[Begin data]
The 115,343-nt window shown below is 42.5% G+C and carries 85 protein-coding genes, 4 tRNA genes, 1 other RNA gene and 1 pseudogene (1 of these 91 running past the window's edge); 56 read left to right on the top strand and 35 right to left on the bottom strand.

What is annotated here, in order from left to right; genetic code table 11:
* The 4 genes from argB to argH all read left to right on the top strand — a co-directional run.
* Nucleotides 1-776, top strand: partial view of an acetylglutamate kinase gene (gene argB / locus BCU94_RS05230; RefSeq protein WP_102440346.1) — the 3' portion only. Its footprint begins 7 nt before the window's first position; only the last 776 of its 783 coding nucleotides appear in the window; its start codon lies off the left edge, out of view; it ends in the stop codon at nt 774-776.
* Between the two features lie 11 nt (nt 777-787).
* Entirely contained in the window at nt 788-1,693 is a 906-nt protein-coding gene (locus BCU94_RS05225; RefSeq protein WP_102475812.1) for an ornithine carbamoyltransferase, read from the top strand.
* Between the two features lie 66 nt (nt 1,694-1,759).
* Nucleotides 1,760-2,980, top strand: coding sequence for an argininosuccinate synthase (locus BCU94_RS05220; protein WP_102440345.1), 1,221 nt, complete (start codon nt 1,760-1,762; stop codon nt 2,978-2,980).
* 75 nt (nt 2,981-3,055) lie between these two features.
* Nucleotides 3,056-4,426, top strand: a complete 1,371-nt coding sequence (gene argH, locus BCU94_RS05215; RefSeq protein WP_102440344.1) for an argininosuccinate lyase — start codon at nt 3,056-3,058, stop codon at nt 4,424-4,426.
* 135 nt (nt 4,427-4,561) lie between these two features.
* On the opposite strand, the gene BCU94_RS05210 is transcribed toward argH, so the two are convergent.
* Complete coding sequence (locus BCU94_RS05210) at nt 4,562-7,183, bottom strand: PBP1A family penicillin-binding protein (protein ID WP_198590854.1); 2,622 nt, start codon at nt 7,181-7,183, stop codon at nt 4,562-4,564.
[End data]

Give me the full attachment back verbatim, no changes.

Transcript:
The 115,343-nt window shown below is 42.5% G+C and carries 85 protein-coding genes, 4 tRNA genes, 1 other RNA gene and 1 pseudogene (1 of these 91 running past the window's edge); 56 read left to right on the top strand and 35 right to left on the bottom strand.

What is annotated here, in order from left to right; genetic code table 11:
* The 4 genes from argB to argH all read left to right on the top strand — a co-directional run.
* Nucleotides 1-776, top strand: partial view of an acetylglutamate kinase gene (gene argB / locus BCU94_RS05230; RefSeq protein WP_102440346.1) — the 3' portion only. Its footprint begins 7 nt before the window's first position; only the last 776 of its 783 coding nucleotides appear in the window; its start codon lies off the left edge, out of view; it ends in the stop codon at nt 774-776.
* Between the two features lie 11 nt (nt 777-787).
* Entirely contained in the window at nt 788-1,693 is a 906-nt protein-coding gene (locus BCU94_RS05225; RefSeq protein WP_102475812.1) for an ornithine carbamoyltransferase, read from the top strand.
* Between the two features lie 66 nt (nt 1,694-1,759).
* Nucleotides 1,760-2,980, top strand: coding sequence for an argininosuccinate synthase (locus BCU94_RS05220; protein WP_102440345.1), 1,221 nt, complete (start codon nt 1,760-1,762; stop codon nt 2,978-2,980).
* 75 nt (nt 2,981-3,055) lie between these two features.
* Nucleotides 3,056-4,426, top strand: a complete 1,371-nt coding sequence (gene argH, locus BCU94_RS05215; RefSeq protein WP_102440344.1) for an argininosuccinate lyase — start codon at nt 3,056-3,058, stop codon at nt 4,424-4,426.
* 135 nt (nt 4,427-4,561) lie between these two features.
* On the opposite strand, the gene BCU94_RS05210 is transcribed toward argH, so the two are convergent.
* Complete coding sequence (locus BCU94_RS05210) at nt 4,562-7,183, bottom strand: PBP1A family penicillin-binding protein (protein ID WP_198590854.1); 2,622 nt, start codon at nt 7,181-7,183, stop codon at nt 4,562-4,564.